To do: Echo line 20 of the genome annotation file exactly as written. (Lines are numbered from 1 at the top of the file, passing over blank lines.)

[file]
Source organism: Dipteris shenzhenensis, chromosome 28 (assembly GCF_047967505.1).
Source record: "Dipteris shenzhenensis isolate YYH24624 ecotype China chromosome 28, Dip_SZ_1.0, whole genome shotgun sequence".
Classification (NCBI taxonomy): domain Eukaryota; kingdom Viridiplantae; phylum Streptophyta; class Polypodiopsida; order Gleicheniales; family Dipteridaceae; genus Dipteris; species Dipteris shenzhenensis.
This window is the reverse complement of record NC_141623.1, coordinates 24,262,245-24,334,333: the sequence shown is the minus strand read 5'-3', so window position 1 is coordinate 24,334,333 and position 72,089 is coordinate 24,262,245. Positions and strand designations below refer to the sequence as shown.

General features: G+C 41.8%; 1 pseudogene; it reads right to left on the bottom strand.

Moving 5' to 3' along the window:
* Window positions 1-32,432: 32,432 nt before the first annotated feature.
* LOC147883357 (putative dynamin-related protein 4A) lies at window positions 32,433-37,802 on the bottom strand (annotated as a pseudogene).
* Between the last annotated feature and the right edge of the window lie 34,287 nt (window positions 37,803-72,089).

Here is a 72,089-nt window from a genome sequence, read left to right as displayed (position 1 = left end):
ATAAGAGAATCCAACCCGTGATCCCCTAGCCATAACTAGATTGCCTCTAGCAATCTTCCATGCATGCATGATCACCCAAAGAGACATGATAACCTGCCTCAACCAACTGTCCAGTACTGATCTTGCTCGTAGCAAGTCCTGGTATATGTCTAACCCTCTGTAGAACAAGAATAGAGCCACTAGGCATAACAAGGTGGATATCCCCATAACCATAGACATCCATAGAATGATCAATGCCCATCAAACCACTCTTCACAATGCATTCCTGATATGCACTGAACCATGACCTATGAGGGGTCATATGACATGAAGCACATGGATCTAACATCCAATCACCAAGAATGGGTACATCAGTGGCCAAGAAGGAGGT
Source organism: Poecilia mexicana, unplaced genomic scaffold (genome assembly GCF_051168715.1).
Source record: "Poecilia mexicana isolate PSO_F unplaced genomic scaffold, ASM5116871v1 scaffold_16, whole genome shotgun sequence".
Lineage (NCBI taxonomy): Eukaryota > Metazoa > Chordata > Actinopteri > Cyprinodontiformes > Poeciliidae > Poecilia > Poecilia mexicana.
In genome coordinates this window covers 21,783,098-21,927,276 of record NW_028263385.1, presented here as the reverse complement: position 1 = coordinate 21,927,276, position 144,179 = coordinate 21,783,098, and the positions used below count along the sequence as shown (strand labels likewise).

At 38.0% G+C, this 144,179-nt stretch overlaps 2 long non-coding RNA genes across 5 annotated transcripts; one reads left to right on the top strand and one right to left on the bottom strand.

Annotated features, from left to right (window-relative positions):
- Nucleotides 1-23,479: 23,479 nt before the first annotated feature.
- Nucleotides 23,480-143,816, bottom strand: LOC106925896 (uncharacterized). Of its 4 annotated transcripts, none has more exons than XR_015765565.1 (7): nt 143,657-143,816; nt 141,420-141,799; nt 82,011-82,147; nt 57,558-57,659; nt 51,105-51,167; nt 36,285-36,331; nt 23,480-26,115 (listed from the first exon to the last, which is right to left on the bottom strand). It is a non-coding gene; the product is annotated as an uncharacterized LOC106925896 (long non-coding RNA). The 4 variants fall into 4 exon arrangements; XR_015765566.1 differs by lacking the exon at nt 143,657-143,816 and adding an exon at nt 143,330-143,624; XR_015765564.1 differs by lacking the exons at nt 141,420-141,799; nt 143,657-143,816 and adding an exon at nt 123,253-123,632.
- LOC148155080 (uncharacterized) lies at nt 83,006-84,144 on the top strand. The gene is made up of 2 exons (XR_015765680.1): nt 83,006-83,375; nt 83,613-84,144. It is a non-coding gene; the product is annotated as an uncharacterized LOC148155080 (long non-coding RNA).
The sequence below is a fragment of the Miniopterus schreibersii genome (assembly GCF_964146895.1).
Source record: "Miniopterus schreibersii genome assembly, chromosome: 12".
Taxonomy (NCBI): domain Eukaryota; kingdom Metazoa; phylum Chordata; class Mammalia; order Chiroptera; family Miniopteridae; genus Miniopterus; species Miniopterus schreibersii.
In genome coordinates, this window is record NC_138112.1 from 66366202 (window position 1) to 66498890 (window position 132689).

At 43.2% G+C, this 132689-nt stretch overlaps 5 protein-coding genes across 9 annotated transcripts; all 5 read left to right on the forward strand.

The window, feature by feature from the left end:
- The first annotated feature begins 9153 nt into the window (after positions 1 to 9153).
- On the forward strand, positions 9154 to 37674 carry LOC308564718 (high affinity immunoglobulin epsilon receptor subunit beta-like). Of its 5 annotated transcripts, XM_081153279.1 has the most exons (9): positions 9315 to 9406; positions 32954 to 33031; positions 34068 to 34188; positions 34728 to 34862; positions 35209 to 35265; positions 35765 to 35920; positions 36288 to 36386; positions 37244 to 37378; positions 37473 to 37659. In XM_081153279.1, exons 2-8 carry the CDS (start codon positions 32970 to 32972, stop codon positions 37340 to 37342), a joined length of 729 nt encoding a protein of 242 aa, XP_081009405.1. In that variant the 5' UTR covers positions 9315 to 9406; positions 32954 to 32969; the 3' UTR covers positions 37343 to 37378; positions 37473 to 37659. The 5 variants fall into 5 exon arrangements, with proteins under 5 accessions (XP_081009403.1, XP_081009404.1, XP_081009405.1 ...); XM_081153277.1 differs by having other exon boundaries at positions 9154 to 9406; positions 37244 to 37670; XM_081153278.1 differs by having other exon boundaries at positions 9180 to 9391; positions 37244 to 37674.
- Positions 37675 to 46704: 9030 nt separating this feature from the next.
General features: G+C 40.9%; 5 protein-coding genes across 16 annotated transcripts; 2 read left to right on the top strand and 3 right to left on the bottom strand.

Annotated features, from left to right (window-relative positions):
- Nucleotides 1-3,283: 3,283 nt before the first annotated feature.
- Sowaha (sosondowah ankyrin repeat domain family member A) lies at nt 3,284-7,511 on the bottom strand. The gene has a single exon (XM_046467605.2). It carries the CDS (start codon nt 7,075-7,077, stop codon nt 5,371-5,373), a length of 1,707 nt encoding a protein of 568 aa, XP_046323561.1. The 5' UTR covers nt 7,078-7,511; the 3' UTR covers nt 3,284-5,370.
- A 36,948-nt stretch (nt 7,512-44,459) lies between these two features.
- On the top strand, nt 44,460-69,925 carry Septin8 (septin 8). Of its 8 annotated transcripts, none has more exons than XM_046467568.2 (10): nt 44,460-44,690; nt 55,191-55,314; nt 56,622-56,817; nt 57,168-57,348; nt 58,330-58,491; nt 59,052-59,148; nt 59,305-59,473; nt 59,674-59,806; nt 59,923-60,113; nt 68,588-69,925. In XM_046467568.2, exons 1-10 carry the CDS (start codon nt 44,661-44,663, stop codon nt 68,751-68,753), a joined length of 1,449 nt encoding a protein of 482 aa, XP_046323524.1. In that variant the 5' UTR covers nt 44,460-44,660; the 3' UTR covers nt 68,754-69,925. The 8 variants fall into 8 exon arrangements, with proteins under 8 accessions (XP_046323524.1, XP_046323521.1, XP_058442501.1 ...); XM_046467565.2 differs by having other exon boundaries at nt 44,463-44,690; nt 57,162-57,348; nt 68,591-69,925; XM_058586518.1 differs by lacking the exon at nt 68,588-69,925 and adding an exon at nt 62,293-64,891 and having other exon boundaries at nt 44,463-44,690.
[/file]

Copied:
- LOC148155080 (uncharacterized) lies at nt 83,006-84,144 on the top strand. The gene is made up of 2 exons (XR_015765680.1): nt 83,006-83,375; nt 83,613-84,144. It is a non-coding gene; the product is annotated as an uncharacterized LOC148155080 (long non-coding RNA).